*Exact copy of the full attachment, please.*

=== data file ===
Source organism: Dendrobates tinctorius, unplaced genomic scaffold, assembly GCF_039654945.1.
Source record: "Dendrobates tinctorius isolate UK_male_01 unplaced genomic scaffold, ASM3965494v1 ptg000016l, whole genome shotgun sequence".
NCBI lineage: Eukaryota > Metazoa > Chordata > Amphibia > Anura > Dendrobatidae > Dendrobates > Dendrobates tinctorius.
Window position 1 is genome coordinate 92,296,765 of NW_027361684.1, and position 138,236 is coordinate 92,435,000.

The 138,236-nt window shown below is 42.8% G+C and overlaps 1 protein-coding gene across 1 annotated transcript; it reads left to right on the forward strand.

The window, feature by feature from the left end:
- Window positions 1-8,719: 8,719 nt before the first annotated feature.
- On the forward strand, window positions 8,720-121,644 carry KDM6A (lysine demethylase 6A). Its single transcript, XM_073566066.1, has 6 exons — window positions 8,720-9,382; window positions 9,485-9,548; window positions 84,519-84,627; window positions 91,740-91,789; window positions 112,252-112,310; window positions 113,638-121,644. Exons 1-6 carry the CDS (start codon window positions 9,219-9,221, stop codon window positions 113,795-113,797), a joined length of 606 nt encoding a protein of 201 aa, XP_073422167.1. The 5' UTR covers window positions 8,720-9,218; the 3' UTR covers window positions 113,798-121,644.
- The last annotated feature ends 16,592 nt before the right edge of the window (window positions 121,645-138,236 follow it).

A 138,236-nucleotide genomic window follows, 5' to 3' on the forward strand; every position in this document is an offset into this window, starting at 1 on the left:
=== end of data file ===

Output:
Source organism: Dendrobates tinctorius, unplaced genomic scaffold, assembly GCF_039654945.1.
Source record: "Dendrobates tinctorius isolate UK_male_01 unplaced genomic scaffold, ASM3965494v1 ptg000016l, whole genome shotgun sequence".
NCBI lineage: Eukaryota > Metazoa > Chordata > Amphibia > Anura > Dendrobatidae > Dendrobates > Dendrobates tinctorius.
Window position 1 is genome coordinate 92,296,765 of NW_027361684.1, and position 138,236 is coordinate 92,435,000.

The 138,236-nt window shown below is 42.8% G+C and overlaps 1 protein-coding gene across 1 annotated transcript; it reads left to right on the forward strand.

The window, feature by feature from the left end:
- Window positions 1-8,719: 8,719 nt before the first annotated feature.
- On the forward strand, window positions 8,720-121,644 carry KDM6A (lysine demethylase 6A). Its single transcript, XM_073566066.1, has 6 exons — window positions 8,720-9,382; window positions 9,485-9,548; window positions 84,519-84,627; window positions 91,740-91,789; window positions 112,252-112,310; window positions 113,638-121,644. Exons 1-6 carry the CDS (start codon window positions 9,219-9,221, stop codon window positions 113,795-113,797), a joined length of 606 nt encoding a protein of 201 aa, XP_073422167.1. The 5' UTR covers window positions 8,720-9,218; the 3' UTR covers window positions 113,798-121,644.
- The last annotated feature ends 16,592 nt before the right edge of the window (window positions 121,645-138,236 follow it).

A 138,236-nucleotide genomic window follows, 5' to 3' on the forward strand; every position in this document is an offset into this window, starting at 1 on the left: